First, get some data. PDS is the home of the Planetary Data System. LOLA is the home of the Lunar Orbiter Laser Altimeter. Click on the GDR link and you get a list of files. Starting on the second page is a list of LDEM files. They are available in .img and .jp2. I haven’t found any program to open .img on a microcomputer, so use jp2. Click on a listing and an information window appears at the right. Right-click on the filename and select save, or click the “Add to Cart” link. You can put several files into your cart and have them delivered ftp. Alternately, you can right-click on a file and download it straightaway.
Once you have a file, you need to read it. There are free photoshop plug-ins to read JPEG2000 files. You need to have the plug-in installed and working. The plug-in expands the file and reads it in to photoshop. These files can be big. The polar files are stereographic projection, and the full-moon files are cylindrical. They are 16-bit grayscale. If you are familar with the moon you will immediately recognize areas in the grayscale image. Select an area with the clipping tool to begin your work.
To use them with another program, you need to reduce the data density to reduce the amount of work the other program will do to produce 3D. Image Size does this nicely. At the resulting scales I haven’t seen any difference between Nearest Neighbor and Bicubic for the method. I have a 2Gb mac laptop that can work with 800 x 800 image for 3D stereo lithography, or 1200 x 1200 for point clouds. (Update: I have an 8Gb machine with an SSD, and have produced 2k x 2k surfaces with it. That took eight hours. Saving the surface as six tiles took three hours.)
Save the file as a 16-bit grayscale TIFF. Mathematica can import tiff files. A little bit of coding and the imported file can be plotted with ListPlot3D. The two facts: the actual heights in meters above the reference radius of the moon is doubled and stored as a 16 bit number in a pixel. Mathematica reads in grayscale files as a number between 0 and 1. So multiply the values by 2^15 to get the actual heights. After you plot in ListPlot3D, Export as an stl for stereo lithography and imaging in meshlab, or obj to save as a point cloud. My two gigabyte laptop tops out at about 600 x 600 before it runs out of memory. For larger sizes I use a high performance computer with up to 128 Gb; a 650 meg 2500 x 2500 stl used about 37 Gb to process.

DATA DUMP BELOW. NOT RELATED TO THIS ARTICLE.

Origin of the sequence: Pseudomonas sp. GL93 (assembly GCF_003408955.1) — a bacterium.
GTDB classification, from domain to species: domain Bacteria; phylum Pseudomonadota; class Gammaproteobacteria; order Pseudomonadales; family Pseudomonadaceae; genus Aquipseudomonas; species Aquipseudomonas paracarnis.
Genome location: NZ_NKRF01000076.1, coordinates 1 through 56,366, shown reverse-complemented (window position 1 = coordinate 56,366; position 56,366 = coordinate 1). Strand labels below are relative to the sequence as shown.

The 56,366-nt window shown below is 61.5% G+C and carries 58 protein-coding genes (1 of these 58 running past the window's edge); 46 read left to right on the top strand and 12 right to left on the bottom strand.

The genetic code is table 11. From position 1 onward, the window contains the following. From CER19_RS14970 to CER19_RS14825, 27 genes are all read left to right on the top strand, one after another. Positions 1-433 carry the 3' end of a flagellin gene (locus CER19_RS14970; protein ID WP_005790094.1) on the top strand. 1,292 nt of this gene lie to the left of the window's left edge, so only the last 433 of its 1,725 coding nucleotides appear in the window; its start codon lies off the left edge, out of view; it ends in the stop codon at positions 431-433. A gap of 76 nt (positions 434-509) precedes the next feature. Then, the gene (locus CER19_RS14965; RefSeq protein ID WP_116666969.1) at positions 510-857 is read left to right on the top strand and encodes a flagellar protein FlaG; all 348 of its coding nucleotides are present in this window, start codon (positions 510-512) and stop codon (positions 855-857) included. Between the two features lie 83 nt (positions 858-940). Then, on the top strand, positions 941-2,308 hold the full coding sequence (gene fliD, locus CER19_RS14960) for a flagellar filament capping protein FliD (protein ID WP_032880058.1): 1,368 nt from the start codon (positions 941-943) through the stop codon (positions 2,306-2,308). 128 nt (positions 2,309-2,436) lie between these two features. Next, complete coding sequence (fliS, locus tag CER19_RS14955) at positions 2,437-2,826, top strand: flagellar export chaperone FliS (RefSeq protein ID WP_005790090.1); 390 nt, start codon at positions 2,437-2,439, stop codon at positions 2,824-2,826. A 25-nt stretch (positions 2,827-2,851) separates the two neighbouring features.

STL files can go directly to a prototyper for 3D printing.
I use Blender now for snapshots and for movies. The lighting controls are much better than meshlab.
For movies I use Blender 2.5, a free, open-source 3D animation program (the latest version is 2.60 available at http://www.blender.org). Import the stl file, scale it down to roughly 100 x 100 and move it down in Z until you can see it. Then you can light it with a Sun lamp and take a snapshot, or skin it with a 2D texture image taken from http://target.lroc.asu.edu/da/qmap.html, which has all the WAC and NAC camera data from LROC. If you skin the stl, light it with a hemi and animate the camera to make a movie. Skinning is fussy, fussy, fussy. The stl has to be properly oriented before the import, and the texture map the right size. It has been entirely cut and try, but very satisfying when the crater falls into the cup. I haven’t gotten UV mapping working in this process because of the large file sizes: it has slowed the computer too much to be responsive.
Blender can work with larger files than meshlab, but you will need 16Gb for files over 500 meg, and be prepared to wait. There is a few second lag between mouse movements and screen response. I’ve had success by taking a snapshot of a high-resolution stl at a low sun angle, and using the picture as a 2D texture for a low-resolution stl of the same area. In this case the orientations and image sizes all line up. For the South Pole, the results matched the Kaguya-Selene HD video of the same region.
You can reduce the file size in Meshlab before importing your stl file by Removing Duplicated Vertices under Cleaning and Repairing. Export the mesh as .ply file. There is a bug in Meshlab that prevents exporting as stl after removing duplicated vertices. The mesh will export but the duplicated vertices remain. A 39 meg mesh can be reduced to 14.8 meg. There are still the same vertex and face counts in the file. Blender will import .ply files. These days I export from Mathematica as .ply. You still have to remove duplicated vertices in Meshlab.